2021 has already witnessed many eventful FDA approvals. Not even the pandemic could stop biopharma’s historic ability to push prospects over FDA’s finish line.
From Biogen’s historic and controversial speedy nod for Aduhelm in Alzheimer’s disease to Amgen’s closely watched approval for Lumakras, the year has indeed been great so far in the pharma industry.
But the race is far from over. Aiming to close out 2021 with FDA nods stand four possible blockbusters from the likes of UCB, Pfizer, Argenx and Roche. Those drugs together could generate approximately $7.1 billion in sales by 2026 based on Industry estimates.
Here they are:
Sitting comfortably on the top spot in the list of potential blockbusters awaiting FDA decision this year is Argenx’s Efgartigimod in myasthenia gravis (gMG), an autoimmune disease that causes loss of muscle function. The med is slated for a December 17 decision date.
If approved, Efgartigimod would become the first anti-neonatal Fc receptor (FcRn) drug to secure FDA approval. According to SVB Leerink’s estimates, the med rake in up to $25 billion in U.S. sales by 2030.
As for Argenx, it is expected that Efgartigimod would bring in at least $3 billion in sales by 2026. The Belgian firm believes it will have a three-year head start against many heavyweight FcRn competitors, such as UCB and AstraZeneca’s Alexion Pharmaceuticals and Johnson & Johnson’s Momenta Pharmaceuticals.
Efgartigimod is aimed at blocking FcRn, a protection receptor of immunoglobulin G (IgG). That approach is believed to reduce the pathogenic IgG antibodies found in many autoimmune ailments.
UCB’s Bimekizumab faces stern competition ahead if the psoriasis monoclonal antibody achieves an FDA approval come its October 15 decision date.
If granted the agency's nod, the anti-IL-17A and IL-17F injection will be in the market with evidence already in hand that it can compete favourably with top heavyweights from Novartis and Johnson and Johnson. It is anticipated to rake in up to $2 billion in sales by 2026.
In two separate late-stage trials, Bimekizumab managed to triumph over J&J’s megablockbuster Stelara and Novartis’ Cosentyx when it came to clearing moderate to severe plaque psoriasis patients’ skin.
UCB may however face some hurdles outside the clinic. There's a number of concerns that the crowded psoriasis market, which also includes Amgen's Otezla, AbbVie's Skyrizi and Humira, and Eli Lilly's Taltz could defeat Bimekizumab with their superior marketing budgets.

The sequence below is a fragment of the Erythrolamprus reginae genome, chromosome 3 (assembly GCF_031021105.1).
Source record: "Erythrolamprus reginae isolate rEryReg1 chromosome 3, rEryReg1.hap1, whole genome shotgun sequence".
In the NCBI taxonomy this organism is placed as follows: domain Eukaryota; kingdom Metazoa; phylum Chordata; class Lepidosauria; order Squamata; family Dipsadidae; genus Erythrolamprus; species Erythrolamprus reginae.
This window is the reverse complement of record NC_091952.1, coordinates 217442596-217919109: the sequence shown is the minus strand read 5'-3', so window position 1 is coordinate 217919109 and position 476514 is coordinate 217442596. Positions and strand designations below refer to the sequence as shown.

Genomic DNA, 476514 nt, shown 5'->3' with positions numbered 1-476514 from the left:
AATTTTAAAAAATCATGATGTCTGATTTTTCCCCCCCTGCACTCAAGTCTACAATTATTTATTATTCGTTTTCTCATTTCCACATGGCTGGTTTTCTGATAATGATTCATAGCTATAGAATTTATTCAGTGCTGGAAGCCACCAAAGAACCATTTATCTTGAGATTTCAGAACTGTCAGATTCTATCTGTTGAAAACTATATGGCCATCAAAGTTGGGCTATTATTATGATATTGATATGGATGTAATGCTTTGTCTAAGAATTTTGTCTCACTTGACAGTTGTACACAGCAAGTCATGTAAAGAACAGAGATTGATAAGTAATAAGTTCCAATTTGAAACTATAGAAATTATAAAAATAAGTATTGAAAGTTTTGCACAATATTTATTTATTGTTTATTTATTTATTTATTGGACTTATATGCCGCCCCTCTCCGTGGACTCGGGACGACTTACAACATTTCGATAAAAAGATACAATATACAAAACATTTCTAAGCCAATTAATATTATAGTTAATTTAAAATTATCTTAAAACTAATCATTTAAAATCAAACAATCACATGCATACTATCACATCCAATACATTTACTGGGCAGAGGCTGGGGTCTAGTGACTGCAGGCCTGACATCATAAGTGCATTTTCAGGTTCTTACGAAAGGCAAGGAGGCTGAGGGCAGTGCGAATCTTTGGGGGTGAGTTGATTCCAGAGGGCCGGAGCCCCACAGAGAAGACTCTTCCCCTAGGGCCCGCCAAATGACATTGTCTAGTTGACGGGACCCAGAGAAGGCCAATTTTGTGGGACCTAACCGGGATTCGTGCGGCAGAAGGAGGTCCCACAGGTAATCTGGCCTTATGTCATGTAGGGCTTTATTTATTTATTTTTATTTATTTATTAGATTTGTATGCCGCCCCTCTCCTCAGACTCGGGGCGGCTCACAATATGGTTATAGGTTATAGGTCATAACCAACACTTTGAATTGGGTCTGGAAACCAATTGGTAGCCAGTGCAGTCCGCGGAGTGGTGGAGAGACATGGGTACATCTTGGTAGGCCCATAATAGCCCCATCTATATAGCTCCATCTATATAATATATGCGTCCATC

Amid the pandemic, Bayer and Regeneron survived the storm with their blockbuster eye drug Eylea and even managed to increase their med’s market share as a result.
Currently, Roche is aiming to tip the scale back in its direction with its up-and-comer Faricimab as the FDA considers decisions in wet age-related macular degeneration (AMD) and diabetic macular edema (DME), slated for the year’s end.
The Swiss pharma has demonstrated that Faricimab can at least compete with the world's sixth best-selling drug in 2020 in the clinic. Roche confirmed in four phases 3 trials that the bispecific antibody, which targets VEGF and Ang2, didn't do worse than Eylea despite most patients taking it during longer dosing intervals.
Faricimab's sales by 2026 are put at $1.1 billion, far less than what Eylea is currently bringing in.
Now that the federal regulators have finally drawn the curtains on its months-long safety investigation into Pfizer's Xeljanz, a series of JAK decisions is awaiting the FDA's nod. That includes one for Pfizer's other atopic dermatitis med, Abrocitinib.
However, it is not certain how well Abrocitinib would fare given that initial inquiries turned up unfavorable results that have already reverberated throughout the JAK class. Recently, the FDA outlined new heart safety and cancer warnings for Xeljanz, Lilly’s Olumiant and AbbVie’s Rinvoq, and some analysts anticipate a similar warning could be in the offing for Abrocitinib, too.
Abrocitinib’s sales by 2026 could reach $1 billion based on estimates.